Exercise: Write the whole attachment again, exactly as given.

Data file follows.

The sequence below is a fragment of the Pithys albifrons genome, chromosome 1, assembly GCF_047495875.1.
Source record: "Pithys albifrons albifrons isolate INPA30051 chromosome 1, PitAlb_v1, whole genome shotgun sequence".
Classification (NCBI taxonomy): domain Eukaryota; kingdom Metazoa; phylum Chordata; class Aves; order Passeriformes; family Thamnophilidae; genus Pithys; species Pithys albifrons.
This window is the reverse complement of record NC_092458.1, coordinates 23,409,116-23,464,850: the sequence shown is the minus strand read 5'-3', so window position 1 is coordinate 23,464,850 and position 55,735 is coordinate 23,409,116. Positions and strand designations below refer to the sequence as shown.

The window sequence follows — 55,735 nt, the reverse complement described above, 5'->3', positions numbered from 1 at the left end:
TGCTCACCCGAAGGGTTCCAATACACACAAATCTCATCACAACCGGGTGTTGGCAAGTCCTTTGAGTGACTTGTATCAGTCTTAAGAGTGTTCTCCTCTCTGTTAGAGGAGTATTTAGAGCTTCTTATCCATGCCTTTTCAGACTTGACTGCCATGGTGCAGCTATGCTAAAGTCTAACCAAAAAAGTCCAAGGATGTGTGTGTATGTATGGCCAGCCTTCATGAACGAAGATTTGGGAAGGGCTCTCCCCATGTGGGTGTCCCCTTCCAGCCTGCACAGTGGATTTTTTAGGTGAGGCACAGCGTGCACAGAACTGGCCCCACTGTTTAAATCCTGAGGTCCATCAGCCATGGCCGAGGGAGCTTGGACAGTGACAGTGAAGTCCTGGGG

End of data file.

The sequence below is a fragment of the Pithys albifrons genome, chromosome 1, assembly GCF_047495875.1.
Source record: "Pithys albifrons albifrons isolate INPA30051 chromosome 1, PitAlb_v1, whole genome shotgun sequence".
Classification (NCBI taxonomy): domain Eukaryota; kingdom Metazoa; phylum Chordata; class Aves; order Passeriformes; family Thamnophilidae; genus Pithys; species Pithys albifrons.
This window is the reverse complement of record NC_092458.1, coordinates 23,409,116-23,464,850: the sequence shown is the minus strand read 5'-3', so window position 1 is coordinate 23,464,850 and position 55,735 is coordinate 23,409,116. Positions and strand designations below refer to the sequence as shown.

The window sequence follows — 55,735 nt, the reverse complement described above, 5'->3', positions numbered from 1 at the left end:
TGCTCACCCGAAGGGTTCCAATACACACAAATCTCATCACAACCGGGTGTTGGCAAGTCCTTTGAGTGACTTGTATCAGTCTTAAGAGTGTTCTCCTCTCTGTTAGAGGAGTATTTAGAGCTTCTTATCCATGCCTTTTCAGACTTGACTGCCATGGTGCAGCTATGCTAAAGTCTAACCAAAAAAGTCCAAGGATGTGTGTGTATGTATGGCCAGCCTTCATGAACGAAGATTTGGGAAGGGCTCTCCCCATGTGGGTGTCCCCTTCCAGCCTGCACAGTGGATTTTTTAGGTGAGGCACAGCGTGCACAGAACTGGCCCCACTGTTTAAATCCTGAGGTCCATCAGCCATGGCCGAGGGAGCTTGGACAGTGACAGTGAAGTCCTGGGG